Dir/scr: Angela Shanelec. Germany-France. 2010. 84mins.
Germany’s Angela Shanelec returns to France for Orly, a series of barely connected encounters shot at peak traffic hours in Paris’ Orly airport. Her fans will appreciate the work’s precision and visual approach, while her numerous detractors are bound to point to Orly’s dramatic shortcomings. They both may have a point but what’s certain is that, like Shanelec’s previous work (Marseille, Afternoon), Orly is looking at a future niche art house distribution and festival sidebars.
Director Angela Shanelec keeps her distance from the characters and this cool approach might turn off some viewers
Vincent (Todeschini) is about to leave for San Francisco but has decided to return to Paris. He meets Juliette (Regnier), on her way back to Montreal after visiting her mother. A mother (Perrier) and her teenage son (Berling) are on their way to attend the funeral of his father, her ex-husband. A very young German couple (Zett, Falkner) are about to take their first trip away together, while Sabine (Eggert) reads a letter from Theo (de Pauw), the dying man she has just left.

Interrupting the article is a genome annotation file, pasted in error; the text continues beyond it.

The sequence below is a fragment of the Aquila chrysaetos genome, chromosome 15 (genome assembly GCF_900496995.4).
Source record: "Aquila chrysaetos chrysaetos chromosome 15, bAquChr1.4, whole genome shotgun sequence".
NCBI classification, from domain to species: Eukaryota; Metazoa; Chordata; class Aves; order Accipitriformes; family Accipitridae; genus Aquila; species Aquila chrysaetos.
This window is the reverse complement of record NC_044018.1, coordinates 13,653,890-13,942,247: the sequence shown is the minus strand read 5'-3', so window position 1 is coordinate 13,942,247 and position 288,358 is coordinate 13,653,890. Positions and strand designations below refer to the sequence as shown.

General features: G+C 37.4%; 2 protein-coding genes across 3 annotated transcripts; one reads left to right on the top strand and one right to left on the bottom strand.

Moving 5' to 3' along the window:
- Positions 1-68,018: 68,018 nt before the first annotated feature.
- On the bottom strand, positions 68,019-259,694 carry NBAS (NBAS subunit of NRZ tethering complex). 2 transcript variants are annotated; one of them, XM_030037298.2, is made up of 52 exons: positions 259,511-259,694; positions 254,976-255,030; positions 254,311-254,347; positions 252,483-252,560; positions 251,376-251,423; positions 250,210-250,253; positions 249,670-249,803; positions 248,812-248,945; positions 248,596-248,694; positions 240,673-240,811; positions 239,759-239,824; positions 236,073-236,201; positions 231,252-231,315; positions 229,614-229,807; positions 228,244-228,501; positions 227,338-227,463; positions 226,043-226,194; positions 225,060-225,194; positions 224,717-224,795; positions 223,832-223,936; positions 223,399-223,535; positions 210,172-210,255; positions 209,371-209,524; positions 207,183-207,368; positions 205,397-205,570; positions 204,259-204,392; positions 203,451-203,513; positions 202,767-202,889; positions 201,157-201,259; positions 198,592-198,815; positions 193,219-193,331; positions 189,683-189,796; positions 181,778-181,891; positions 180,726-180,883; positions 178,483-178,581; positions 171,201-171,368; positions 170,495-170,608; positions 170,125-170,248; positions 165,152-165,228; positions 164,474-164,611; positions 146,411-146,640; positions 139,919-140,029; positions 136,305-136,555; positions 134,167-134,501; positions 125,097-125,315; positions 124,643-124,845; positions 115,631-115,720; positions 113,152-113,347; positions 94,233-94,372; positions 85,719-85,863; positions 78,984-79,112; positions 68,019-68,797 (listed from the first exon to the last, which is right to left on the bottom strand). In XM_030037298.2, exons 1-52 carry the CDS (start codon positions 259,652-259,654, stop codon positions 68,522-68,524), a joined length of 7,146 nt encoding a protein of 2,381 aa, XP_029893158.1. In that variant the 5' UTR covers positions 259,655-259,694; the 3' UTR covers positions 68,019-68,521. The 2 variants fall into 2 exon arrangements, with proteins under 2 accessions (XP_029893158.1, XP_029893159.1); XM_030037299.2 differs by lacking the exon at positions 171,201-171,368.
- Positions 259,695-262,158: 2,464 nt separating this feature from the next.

Each of these four vignettes is kept separate from the others, and although it appears as if there may be connections between them, these do not lead anywhere. This best resembles a set of chance encounters, ending arbitrarily at some point - as they are bound to end in such situations -recorded by an impartial observer in an international airport. Whether it is Orly or any other major airport doesn’t really matter, the mood is the same in them all - a transitory no-man’s-land through which people pass before they board their own flights.
Each one of the encounters has its own particular tone. Vincent and Juliette do not know each other and most likely will never meet again. The mother and son are naturally intimate. The young Germans are not really a couple yet, while Sabine and Theo have long since stopped being one.
In all four instances, there is no actual plot development. Shanelec keeps her distance on purpose, never trying to overstep her position as an accidental eavesdropper or invest any of the characters with more depth than such circumstances would warrant. Theoretically admirable, this attitude also keeps the audience at arm’s length, leading to a cool approach that many viewers might not appreciate.
Shot by Reinhold Vorschneider’s camera in long, leisurely and carefully framed takes, Shanelec’s direction allows plenty of space for her cast. Regnier, Todeschini and Perrier are all remarkably natural, supported by Shanelec veterans Eggert and Zett.
They all deliver their lines as if they were improvised, but just when you get close to these people and want to know more, they head off to their destinations, leaving the viewer with no catharsis to return home with.
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La Vie est Belle
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Lina Phyllis Falkner
Josse de Pauw